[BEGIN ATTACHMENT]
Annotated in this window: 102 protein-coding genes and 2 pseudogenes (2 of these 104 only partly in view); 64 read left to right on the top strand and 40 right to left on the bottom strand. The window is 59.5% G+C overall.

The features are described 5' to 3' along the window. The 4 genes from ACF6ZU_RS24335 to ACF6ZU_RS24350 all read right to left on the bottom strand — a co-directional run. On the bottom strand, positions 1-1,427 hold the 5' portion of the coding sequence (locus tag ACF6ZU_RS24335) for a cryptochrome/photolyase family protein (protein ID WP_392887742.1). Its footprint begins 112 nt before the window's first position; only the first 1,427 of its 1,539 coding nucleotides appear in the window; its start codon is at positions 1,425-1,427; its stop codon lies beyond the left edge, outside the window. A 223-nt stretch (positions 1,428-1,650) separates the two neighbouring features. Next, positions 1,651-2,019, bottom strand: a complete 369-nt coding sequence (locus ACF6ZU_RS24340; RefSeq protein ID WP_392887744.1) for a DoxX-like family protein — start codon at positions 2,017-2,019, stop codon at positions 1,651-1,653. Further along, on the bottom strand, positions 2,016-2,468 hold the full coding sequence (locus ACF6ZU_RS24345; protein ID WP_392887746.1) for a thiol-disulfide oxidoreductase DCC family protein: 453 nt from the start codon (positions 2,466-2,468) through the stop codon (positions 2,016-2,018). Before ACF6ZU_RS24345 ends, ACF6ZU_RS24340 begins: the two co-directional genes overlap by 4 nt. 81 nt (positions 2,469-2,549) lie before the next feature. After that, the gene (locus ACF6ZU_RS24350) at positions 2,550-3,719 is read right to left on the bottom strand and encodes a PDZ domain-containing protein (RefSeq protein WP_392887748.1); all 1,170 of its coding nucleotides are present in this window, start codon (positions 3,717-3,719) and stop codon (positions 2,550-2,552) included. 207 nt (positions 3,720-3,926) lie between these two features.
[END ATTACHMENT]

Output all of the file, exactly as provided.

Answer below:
Annotated in this window: 102 protein-coding genes and 2 pseudogenes (2 of these 104 only partly in view); 64 read left to right on the top strand and 40 right to left on the bottom strand. The window is 59.5% G+C overall.

The features are described 5' to 3' along the window. The 4 genes from ACF6ZU_RS24335 to ACF6ZU_RS24350 all read right to left on the bottom strand — a co-directional run. On the bottom strand, positions 1-1,427 hold the 5' portion of the coding sequence (locus tag ACF6ZU_RS24335) for a cryptochrome/photolyase family protein (protein ID WP_392887742.1). Its footprint begins 112 nt before the window's first position; only the first 1,427 of its 1,539 coding nucleotides appear in the window; its start codon is at positions 1,425-1,427; its stop codon lies beyond the left edge, outside the window. A 223-nt stretch (positions 1,428-1,650) separates the two neighbouring features. Next, positions 1,651-2,019, bottom strand: a complete 369-nt coding sequence (locus ACF6ZU_RS24340; RefSeq protein ID WP_392887744.1) for a DoxX-like family protein — start codon at positions 2,017-2,019, stop codon at positions 1,651-1,653. Further along, on the bottom strand, positions 2,016-2,468 hold the full coding sequence (locus ACF6ZU_RS24345; protein ID WP_392887746.1) for a thiol-disulfide oxidoreductase DCC family protein: 453 nt from the start codon (positions 2,466-2,468) through the stop codon (positions 2,016-2,018). Before ACF6ZU_RS24345 ends, ACF6ZU_RS24340 begins: the two co-directional genes overlap by 4 nt. 81 nt (positions 2,469-2,549) lie before the next feature. After that, the gene (locus ACF6ZU_RS24350) at positions 2,550-3,719 is read right to left on the bottom strand and encodes a PDZ domain-containing protein (RefSeq protein WP_392887748.1); all 1,170 of its coding nucleotides are present in this window, start codon (positions 3,717-3,719) and stop codon (positions 2,550-2,552) included. 207 nt (positions 3,720-3,926) lie between these two features.